After months of intense negotiations, Morris Publishing Group, owner of 13 daily newspapers in eight states including Texas has announced plans to file for Chapter 11 bankruptcy. The company plans to file a "prepackaged" bankruptcy plan that has already been approved by the majority of its creditors. If accepted by the bankruptcy trustee, the prepackaged bankruptcy plan could slash Morris Publishing's debt of $415 million by nearly 70 percent.
Morris Publishing says it will ask a bankruptcy judge to approve a bond exchange that would trade the company's existing unsecured debt for $100 million in new bonds - erasing $178.5 million owed to creditors...The company says it plans to further reduce its debt, after the bond exchange is approved, by paying back $110 million of $136 million in debt owed to banks using funds generated by the company's sale of a majority stake in its billboard advertising business in October.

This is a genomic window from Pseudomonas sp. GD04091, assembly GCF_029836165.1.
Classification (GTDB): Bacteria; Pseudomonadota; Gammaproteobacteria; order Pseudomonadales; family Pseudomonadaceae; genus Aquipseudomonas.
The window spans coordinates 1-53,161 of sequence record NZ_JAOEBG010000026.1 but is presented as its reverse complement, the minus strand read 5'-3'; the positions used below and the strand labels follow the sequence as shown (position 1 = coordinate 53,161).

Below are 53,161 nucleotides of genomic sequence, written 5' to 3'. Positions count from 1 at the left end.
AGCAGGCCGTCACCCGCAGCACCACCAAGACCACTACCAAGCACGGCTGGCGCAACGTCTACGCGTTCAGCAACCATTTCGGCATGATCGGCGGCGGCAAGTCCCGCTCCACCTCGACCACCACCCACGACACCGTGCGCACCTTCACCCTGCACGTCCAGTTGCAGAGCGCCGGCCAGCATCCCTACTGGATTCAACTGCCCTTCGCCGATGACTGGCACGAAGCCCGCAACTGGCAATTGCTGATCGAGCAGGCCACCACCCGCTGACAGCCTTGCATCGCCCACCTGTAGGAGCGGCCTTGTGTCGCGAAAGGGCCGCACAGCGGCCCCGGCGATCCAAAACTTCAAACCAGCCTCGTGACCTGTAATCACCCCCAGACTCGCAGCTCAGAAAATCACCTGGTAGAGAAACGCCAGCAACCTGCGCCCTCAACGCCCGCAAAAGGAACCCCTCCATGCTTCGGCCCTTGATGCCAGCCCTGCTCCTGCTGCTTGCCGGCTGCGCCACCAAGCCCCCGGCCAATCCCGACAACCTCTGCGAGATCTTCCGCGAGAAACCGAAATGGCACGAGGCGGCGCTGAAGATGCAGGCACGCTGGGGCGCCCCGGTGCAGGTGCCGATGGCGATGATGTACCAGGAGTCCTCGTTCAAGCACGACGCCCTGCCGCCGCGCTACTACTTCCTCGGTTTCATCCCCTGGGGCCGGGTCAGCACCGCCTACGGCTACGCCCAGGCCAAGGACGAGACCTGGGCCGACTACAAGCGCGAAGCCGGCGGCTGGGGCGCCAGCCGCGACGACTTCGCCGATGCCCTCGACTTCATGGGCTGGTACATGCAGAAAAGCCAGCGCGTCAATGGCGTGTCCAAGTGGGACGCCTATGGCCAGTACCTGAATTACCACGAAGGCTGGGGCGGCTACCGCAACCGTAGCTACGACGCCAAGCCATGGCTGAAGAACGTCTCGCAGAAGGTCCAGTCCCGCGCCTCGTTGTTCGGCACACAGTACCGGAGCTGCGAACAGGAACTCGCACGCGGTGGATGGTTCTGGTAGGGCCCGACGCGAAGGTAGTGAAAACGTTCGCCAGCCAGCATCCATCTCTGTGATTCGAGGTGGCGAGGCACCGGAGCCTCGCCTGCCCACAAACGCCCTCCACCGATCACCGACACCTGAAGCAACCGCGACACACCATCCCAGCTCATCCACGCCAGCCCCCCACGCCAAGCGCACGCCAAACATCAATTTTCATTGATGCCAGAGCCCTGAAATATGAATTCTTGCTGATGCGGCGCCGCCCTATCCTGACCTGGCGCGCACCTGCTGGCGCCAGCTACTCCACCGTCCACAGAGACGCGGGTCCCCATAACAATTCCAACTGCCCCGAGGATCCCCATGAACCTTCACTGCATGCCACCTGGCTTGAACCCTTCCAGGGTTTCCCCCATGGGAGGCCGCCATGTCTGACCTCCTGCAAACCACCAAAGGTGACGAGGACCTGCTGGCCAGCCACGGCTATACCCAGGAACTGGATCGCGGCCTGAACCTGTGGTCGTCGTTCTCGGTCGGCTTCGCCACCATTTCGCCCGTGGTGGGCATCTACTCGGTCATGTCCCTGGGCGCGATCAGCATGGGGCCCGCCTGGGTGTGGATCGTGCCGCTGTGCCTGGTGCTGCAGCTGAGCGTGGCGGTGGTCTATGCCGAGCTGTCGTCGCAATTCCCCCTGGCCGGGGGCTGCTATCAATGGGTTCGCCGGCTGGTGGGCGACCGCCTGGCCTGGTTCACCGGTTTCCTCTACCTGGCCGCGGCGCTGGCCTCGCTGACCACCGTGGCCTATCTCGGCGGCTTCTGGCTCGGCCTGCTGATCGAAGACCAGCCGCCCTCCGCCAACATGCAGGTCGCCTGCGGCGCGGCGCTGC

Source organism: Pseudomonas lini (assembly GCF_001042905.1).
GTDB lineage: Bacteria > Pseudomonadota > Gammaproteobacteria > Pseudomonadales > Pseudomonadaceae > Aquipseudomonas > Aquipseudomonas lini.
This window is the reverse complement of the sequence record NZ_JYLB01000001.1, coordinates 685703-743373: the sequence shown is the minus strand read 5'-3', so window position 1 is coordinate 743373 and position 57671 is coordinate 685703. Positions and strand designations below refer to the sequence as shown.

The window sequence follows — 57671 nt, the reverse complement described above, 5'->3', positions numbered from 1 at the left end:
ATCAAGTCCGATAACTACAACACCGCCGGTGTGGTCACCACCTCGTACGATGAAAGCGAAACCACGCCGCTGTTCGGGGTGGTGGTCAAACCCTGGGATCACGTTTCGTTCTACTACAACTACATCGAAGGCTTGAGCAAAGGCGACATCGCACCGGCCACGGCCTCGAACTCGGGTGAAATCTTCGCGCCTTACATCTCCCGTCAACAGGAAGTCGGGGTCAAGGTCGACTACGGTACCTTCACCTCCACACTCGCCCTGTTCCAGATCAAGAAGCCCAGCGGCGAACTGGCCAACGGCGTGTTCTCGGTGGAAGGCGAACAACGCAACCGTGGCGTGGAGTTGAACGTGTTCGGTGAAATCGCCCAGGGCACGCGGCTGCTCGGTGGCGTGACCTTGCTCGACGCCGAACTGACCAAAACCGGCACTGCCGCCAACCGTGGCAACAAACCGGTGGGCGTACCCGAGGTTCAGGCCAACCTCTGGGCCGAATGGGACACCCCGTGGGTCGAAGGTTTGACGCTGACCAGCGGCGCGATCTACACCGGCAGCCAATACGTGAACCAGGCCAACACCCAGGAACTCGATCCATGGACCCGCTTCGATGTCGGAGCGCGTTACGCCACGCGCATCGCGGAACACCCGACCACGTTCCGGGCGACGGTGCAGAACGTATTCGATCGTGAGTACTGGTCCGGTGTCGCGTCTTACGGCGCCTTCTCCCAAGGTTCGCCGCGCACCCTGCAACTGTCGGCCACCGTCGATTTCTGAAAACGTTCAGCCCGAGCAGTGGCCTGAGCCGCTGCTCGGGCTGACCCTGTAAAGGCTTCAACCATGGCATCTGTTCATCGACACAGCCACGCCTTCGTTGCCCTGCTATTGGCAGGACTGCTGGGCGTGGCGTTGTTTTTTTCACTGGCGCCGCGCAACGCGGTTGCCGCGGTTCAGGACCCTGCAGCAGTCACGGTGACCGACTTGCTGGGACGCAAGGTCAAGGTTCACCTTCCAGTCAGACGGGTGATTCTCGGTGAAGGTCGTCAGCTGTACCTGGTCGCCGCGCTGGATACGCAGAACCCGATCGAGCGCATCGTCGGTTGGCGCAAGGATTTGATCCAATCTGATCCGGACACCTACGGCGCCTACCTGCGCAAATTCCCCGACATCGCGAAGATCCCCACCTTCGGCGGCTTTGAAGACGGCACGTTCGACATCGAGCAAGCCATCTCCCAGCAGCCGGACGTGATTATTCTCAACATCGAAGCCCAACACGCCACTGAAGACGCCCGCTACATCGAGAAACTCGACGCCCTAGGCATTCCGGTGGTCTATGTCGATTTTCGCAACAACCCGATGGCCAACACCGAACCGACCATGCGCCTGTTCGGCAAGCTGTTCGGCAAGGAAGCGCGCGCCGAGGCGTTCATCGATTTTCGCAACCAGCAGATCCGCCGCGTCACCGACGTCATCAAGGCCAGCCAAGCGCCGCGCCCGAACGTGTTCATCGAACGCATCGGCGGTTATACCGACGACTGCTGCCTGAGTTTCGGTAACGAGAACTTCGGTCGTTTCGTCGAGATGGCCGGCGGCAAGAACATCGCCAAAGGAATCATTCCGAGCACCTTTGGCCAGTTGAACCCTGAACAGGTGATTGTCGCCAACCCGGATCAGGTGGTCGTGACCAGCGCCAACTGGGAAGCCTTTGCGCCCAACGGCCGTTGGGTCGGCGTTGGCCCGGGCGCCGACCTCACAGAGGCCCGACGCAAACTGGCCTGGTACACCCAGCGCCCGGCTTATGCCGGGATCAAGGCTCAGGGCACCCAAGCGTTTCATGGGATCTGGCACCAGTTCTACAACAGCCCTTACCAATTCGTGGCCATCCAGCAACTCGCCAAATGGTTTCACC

Morris Publishing's debt woes and subsequent bankruptcy mostly stem from the debt accumulated when it acquired a slew of newspapers during the 1990s. A large debt load, coupled with the fact that advertising revenue and readership have dwindled in the last few year, the publishing giant has been unable to pay $194 million in interest on an unsecured bond debt of $278.5 million that was due in two semiannual payments in February and August last year. But it is still not clear whether or not Morris will be able to withstand the rapid changes taking placing the newspaper industry even after receiving the benefits of a Chapter 11 bankruptcy.